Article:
6 to whom you spoke, was dressed; and if you had seen any of his soldiers,

7 did they have any particular insignia?

8 A. The first time I met Mr. Prazina, he was wearing jeans and a

9 T-shirt, and he had been fairly severely wounded, and he had external

10 fixators, as I remember, at the top of his left arm and at the top of his

11 left leg. He was not wearing a uniform, and it was inside the building.

12 Nor did his men, as I -- as I can recall now, in the initial stages when I

13 encountered them, wear any particular uniform. Later on, many of them

14 were clad in black overalls. I don't remember any insignia.

15 Q. Were they armed?

16 A. Yes. They were, as you said, a paramilitary organisation;

17 therefore, they had arms.

18 Q. Could you please tell us how important it is for a war

19 correspondent to be objective and impartial? I mean, personal

20 impartiality, how important is it, according to you?

21 A. I believe that any journalist doing any kind of job strives to be

22 as objective as possible in the work that he does and to be as accurate as

23 possible, as he can be, in the work that he does.

24 Q. In your career, has it ever happened that an agency that you

25 worked for refused to publish your report in its original form?

Page 2215

1 A. No.

2 Q. In the course of your stay in Sarajevo as a war correspondent,

3 were you informed that there were prisons in Sarajevo? Did you know what

4 these locations were?

5 A. Yes, we were aware that there were prisons. We also asked the

6 Bosnian authorities if we could have access to these prisons in Sarajevo.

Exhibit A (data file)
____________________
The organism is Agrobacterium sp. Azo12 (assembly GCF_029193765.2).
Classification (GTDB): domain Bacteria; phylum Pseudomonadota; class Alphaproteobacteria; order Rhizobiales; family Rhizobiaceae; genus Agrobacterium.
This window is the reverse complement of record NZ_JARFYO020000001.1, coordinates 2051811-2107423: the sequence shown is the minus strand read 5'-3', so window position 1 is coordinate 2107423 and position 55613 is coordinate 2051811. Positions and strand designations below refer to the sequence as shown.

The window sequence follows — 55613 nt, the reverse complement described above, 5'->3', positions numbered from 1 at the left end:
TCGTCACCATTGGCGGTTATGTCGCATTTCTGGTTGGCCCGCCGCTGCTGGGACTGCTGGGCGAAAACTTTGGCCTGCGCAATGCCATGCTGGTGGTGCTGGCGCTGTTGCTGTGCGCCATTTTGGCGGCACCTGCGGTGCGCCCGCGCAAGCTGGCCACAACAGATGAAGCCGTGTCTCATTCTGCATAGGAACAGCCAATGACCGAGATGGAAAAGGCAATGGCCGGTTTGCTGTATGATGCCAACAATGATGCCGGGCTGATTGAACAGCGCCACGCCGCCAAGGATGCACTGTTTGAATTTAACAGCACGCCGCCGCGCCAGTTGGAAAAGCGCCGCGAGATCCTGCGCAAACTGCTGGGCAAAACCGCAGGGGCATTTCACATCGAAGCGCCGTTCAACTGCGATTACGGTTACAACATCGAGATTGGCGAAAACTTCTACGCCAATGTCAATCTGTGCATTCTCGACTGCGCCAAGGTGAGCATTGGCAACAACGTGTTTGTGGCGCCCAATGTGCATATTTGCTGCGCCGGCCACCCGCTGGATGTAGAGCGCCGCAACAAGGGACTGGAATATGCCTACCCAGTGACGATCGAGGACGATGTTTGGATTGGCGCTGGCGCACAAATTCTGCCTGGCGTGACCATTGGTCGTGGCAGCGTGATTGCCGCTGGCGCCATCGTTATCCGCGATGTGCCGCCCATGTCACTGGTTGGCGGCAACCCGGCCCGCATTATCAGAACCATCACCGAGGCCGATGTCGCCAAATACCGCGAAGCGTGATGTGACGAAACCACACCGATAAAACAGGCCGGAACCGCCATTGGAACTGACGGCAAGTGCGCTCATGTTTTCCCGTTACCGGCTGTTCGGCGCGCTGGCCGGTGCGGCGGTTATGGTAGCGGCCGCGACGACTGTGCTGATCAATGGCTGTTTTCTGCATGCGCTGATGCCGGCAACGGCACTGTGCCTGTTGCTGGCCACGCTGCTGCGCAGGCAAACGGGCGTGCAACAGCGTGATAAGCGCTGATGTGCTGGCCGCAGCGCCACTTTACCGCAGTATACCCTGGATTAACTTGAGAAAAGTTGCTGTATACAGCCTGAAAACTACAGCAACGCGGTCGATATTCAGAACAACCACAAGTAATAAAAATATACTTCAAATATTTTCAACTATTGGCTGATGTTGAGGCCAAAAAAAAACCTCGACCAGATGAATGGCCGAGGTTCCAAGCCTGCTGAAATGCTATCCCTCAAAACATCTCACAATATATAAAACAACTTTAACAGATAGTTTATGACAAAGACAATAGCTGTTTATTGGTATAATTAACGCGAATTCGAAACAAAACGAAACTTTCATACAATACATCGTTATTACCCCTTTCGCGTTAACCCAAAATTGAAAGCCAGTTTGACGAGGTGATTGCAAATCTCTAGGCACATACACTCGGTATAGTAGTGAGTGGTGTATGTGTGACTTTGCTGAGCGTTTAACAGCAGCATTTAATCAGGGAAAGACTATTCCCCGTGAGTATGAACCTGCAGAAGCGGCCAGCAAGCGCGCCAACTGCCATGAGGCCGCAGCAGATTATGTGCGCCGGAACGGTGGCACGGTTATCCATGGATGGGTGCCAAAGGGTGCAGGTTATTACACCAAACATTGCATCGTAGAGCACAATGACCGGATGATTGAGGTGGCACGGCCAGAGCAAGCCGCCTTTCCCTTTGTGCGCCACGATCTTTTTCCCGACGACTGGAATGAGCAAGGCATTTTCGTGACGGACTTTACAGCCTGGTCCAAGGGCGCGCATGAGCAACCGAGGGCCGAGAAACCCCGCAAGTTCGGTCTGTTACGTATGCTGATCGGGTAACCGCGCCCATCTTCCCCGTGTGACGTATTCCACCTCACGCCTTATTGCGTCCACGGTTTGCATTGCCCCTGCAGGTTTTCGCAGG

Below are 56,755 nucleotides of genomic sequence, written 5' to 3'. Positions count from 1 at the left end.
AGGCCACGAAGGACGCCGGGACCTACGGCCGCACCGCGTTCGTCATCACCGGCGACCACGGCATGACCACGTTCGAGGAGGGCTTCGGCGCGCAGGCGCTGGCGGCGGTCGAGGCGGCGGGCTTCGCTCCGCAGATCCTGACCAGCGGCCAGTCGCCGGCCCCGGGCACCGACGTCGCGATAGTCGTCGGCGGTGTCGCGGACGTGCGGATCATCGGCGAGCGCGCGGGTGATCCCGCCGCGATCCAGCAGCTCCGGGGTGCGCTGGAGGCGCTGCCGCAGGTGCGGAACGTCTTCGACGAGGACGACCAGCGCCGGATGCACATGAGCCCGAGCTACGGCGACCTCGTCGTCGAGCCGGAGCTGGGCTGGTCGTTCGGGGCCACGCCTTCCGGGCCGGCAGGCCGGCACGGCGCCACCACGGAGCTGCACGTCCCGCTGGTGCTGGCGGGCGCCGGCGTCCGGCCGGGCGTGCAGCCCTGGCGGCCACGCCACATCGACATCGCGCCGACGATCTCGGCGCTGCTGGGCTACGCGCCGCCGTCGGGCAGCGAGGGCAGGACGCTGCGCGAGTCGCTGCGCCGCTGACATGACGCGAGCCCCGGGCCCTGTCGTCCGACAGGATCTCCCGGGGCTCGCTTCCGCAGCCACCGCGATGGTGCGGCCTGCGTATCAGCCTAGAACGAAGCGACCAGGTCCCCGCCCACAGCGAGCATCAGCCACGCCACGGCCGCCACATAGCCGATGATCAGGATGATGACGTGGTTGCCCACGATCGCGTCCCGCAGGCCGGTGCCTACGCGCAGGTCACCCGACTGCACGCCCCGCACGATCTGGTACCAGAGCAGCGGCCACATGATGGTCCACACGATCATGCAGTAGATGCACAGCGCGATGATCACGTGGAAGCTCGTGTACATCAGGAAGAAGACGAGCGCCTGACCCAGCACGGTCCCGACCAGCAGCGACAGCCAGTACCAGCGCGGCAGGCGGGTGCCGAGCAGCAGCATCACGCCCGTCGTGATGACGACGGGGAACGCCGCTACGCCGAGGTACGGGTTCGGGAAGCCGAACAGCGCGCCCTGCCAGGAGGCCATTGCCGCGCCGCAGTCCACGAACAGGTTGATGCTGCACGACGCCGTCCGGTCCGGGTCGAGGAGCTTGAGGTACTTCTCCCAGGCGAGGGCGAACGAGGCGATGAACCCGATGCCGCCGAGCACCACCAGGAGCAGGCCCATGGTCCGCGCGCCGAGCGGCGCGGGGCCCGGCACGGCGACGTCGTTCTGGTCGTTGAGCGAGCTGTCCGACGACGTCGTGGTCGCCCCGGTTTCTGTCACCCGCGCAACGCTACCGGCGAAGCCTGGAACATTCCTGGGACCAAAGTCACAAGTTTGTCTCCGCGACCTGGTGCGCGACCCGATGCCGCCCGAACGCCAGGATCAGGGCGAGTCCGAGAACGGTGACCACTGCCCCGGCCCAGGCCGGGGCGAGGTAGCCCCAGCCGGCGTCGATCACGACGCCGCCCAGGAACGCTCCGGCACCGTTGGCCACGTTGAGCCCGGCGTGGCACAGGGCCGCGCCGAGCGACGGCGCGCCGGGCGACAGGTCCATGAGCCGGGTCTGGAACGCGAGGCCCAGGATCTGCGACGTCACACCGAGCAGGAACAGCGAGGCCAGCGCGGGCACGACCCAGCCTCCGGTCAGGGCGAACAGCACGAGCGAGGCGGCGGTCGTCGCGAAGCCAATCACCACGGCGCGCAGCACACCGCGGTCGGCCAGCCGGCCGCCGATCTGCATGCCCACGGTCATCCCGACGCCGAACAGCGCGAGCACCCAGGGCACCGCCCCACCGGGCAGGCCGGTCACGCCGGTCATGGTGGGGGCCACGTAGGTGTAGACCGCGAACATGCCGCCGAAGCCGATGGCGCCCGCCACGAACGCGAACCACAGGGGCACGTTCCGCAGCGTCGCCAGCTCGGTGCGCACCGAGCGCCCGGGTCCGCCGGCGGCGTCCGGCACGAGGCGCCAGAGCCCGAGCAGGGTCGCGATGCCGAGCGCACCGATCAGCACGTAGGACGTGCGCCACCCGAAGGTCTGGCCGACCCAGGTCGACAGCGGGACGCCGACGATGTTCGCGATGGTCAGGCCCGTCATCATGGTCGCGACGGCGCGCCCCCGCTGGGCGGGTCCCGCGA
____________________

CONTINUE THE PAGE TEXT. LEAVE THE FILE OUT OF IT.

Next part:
7 We were never given access. In other parts within Bosnia held by the

8 Bosnian authorities, we were given access. But I don't know, as far as

9 Sarajevo is concerned, any precise locations of the prisons, no.

10 Q. Could you identify the locations? Could you tell us which

11 locations you went to that you said were prisons and that the Bosnian

12 authorities allowed you to visit?

13 A. In February 1993, I walked through Serb lines into the enclave of

14 Gorazde and there we were taken into a prison, filmed and interviewed the

15 Serb -- Bosnian Serb prisoners held there.

16 JUDGE ORIE: Ms. Pilipovic, you are questioning the witness now in

17 relation to prisons. I think prisons have not been part of the

18 examination-in-chief. I do not see at this moment, but please clarify

19 this to me if I'm mistaken, any credibility aspect as far as prisons are

20 concerned. So if it is the third part of Rule 90(H) which --

21 MS. PILIPOVIC: [Interpretation] Yes, Your Honour. Since the

22 witness spent quite a long time in Sarajevo --

23 JUDGE ORIE: Yes, but then you have to explain to the witness what

24 the case of the Defence is in this respect. So at first you have to

25 indicate what the case of the Defence is in relation to prisons and then

Page 2216

1 you may put questions to him.

2 MS. PILIPOVIC: [Interpretation] Yes, Your Honour. The Defence, of

3 course, understands the Rule 90(H). My question for this witness will be

4 whether it is correct that there were prisons for Serbs in Sarajevo and

5 that these prisons were located in the Viktor Bubanj barracks in Silos and

6 in Tarcin and if he had any knowledge of the existence of these prisons.